5. I play for the love of the music. The tone of the bass, the feel of the rhythm. Something inside of me craves it, obssesses over it and keeps me coming back any chance I get. I drive with a 4 string in my trunk, you just never know when you will have a chance to play. I was sitting at work and googling Bass just to see what was out there, then I stumbled upon your site. I haven’t read through much but enough to already add it to my favorites and have a high interest in reading more and more. You said it right here and this is why I play:

    “This is it. This is what I live for. It doesn’t matter what else is going on in your world. Your chaotic family life, your boring job, your broken down car – all those things are relegated to the “who gives a shit” part of your brain. At that moment, you’re serving your purpose, and nothing else matters. Your spirit soars and everything is right within your world.”

    This happens at gigs at an alomst orgasmic level but anytime I pick up my bass it is the only thing that matters to me, and the melodies in my body.

    I look forward to reading more.

    DeedZ (Daniel)

  6. Hey Daniel,

    A four-string in your trunk at all times, eh? That’s what I call a man dedicated to his bass!

    Thanks for reading and thanks for leaving a comment!

    Keep on thumpin’!


  7. im with deedz … nuthin else goin on but me an the boys …. too look out and see the crowd bouncin all in unison is almost like the vibes are kickin up the floor and makin em bounce … im a pretty quiet laid back kinda guy but when im on the stage it is the 1 time i am the man ….i am the groove … i am the soul in the tune ….at times i am so much into the song that i dont even realise that the audience is there untill we are done and the house goes wild …. its like oh shit …we are at a gig ..theres people here .. i must confess i am an addict .. making music is my crack , my sanctuary, put me in the pocket and zip it closed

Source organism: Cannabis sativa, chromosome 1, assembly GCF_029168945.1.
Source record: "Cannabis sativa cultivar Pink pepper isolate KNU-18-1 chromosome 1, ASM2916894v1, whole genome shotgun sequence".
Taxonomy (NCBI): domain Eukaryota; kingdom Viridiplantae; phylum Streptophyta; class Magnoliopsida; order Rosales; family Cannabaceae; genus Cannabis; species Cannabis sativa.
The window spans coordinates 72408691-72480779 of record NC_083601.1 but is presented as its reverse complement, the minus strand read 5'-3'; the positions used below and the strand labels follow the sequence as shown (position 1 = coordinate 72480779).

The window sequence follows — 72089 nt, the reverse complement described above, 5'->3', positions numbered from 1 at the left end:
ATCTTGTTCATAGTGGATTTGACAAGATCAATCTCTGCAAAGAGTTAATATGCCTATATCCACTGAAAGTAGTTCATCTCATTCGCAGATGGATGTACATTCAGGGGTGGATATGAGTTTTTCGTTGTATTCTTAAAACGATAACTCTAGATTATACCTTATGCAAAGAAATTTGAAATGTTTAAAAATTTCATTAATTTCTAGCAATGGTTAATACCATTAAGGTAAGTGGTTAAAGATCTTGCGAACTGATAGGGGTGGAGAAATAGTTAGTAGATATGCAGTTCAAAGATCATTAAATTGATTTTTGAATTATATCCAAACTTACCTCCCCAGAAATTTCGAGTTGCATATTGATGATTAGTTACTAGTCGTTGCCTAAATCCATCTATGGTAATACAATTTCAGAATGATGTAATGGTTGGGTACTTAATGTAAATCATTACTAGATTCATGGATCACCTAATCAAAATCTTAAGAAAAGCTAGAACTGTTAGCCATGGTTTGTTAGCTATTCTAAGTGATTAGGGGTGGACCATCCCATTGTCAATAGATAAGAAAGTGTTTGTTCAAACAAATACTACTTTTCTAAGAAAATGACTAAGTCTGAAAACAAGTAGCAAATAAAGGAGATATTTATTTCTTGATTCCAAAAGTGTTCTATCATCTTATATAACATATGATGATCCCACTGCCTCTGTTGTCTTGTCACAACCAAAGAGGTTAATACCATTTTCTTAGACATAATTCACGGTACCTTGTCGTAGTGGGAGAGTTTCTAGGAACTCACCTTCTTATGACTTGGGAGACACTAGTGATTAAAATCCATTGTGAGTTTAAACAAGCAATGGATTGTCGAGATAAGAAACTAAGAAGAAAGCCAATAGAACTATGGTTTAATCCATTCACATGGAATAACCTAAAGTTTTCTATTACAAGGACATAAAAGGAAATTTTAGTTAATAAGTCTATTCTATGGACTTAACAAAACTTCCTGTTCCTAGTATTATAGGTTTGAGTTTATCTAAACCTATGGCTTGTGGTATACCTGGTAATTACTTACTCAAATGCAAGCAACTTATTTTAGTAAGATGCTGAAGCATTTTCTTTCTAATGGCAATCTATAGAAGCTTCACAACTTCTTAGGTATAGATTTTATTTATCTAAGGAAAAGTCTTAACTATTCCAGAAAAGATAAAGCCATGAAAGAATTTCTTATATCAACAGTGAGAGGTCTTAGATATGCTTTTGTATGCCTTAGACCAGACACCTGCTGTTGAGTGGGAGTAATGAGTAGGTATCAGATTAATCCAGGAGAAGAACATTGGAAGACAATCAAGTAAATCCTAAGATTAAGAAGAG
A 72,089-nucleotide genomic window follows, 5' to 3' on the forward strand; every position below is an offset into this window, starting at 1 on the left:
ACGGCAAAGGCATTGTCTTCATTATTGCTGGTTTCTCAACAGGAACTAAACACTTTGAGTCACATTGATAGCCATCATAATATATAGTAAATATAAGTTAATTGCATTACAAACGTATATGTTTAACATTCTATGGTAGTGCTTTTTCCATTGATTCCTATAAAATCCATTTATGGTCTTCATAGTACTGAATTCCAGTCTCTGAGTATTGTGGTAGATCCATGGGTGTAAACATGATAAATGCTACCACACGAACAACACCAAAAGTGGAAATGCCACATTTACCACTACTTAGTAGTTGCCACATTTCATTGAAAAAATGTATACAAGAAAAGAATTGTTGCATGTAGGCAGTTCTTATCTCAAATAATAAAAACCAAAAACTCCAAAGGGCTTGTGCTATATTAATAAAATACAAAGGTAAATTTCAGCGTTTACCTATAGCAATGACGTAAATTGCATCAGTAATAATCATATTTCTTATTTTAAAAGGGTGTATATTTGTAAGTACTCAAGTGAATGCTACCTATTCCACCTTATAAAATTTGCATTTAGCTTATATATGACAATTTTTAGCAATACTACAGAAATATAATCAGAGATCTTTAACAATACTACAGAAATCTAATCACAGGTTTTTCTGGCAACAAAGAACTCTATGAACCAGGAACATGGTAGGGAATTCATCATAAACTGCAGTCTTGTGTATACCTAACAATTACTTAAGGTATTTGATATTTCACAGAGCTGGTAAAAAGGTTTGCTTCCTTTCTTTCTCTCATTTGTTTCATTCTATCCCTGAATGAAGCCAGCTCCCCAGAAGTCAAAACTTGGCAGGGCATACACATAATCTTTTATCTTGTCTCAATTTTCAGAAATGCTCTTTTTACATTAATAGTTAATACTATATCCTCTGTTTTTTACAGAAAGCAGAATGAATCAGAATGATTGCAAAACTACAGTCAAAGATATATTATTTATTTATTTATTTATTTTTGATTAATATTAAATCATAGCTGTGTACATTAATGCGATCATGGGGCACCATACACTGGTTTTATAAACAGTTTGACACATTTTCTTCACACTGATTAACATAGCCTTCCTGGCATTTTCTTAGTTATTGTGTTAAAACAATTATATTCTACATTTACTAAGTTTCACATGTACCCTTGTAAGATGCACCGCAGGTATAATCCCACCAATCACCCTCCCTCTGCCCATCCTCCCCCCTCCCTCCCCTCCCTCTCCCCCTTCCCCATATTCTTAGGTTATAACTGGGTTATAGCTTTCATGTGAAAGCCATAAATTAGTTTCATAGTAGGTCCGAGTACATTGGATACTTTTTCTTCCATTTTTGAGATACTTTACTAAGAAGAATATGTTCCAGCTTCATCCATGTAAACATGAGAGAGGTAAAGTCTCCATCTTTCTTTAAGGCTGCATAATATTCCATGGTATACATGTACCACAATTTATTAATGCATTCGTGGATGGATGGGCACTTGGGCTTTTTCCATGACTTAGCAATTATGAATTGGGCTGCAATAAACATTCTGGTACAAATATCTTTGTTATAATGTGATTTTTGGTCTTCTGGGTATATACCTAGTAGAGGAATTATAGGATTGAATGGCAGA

8. I hear ya people. Jamming by yourself or even just throwing down with the boys (girls are allowed too 🙂 ) in the jam room is a usually a blast in and of it’s self. However when you put a receptive and interactive audience into the equation there is a synergy that takes it all to another dimention. I’m playing a show Saturday at a farily local venue I haven’t yet played. I’m hoping to capture the feeling we’re all talking about at this (and every) gig. I can’t say that I mind sticking $150 in my pocket either.

  9. hey, just stumbled upon your blog while i was actually looking for a new bass. i need some advice on moving to the next level. i want to start gigging but i don’t think my current bass is up to it. i started about 10 months ago. it was actually my girlfriends old bass that she had given up on. i didn’t think much of bass back then but after hearing the deep thump that came out of it, i got hooked. its the deep resonance that shakes everything to pieces. i love it. you called it the “4 or 5 string beast” and that’s totally how i would describe it. she’s a beast and she’s got one hell of a growl! i love my bass now ( my gf eventually gave it to me after seeing my love for it) i call her cherrybombzilla. someday i really hope to be a gigging bassist but right now its just practice practice practice

  10. Cherrybombzilla . . .that’s awesome! Keep practicing. And don’t let your “first bass” hold you back from getting out there and playing with other musicians. The quality of your bass is not nearly as important as you think it is. As long as it’s playable and sounds decent, squeeze everything you can out of it until your ready to move up to something a little flashier.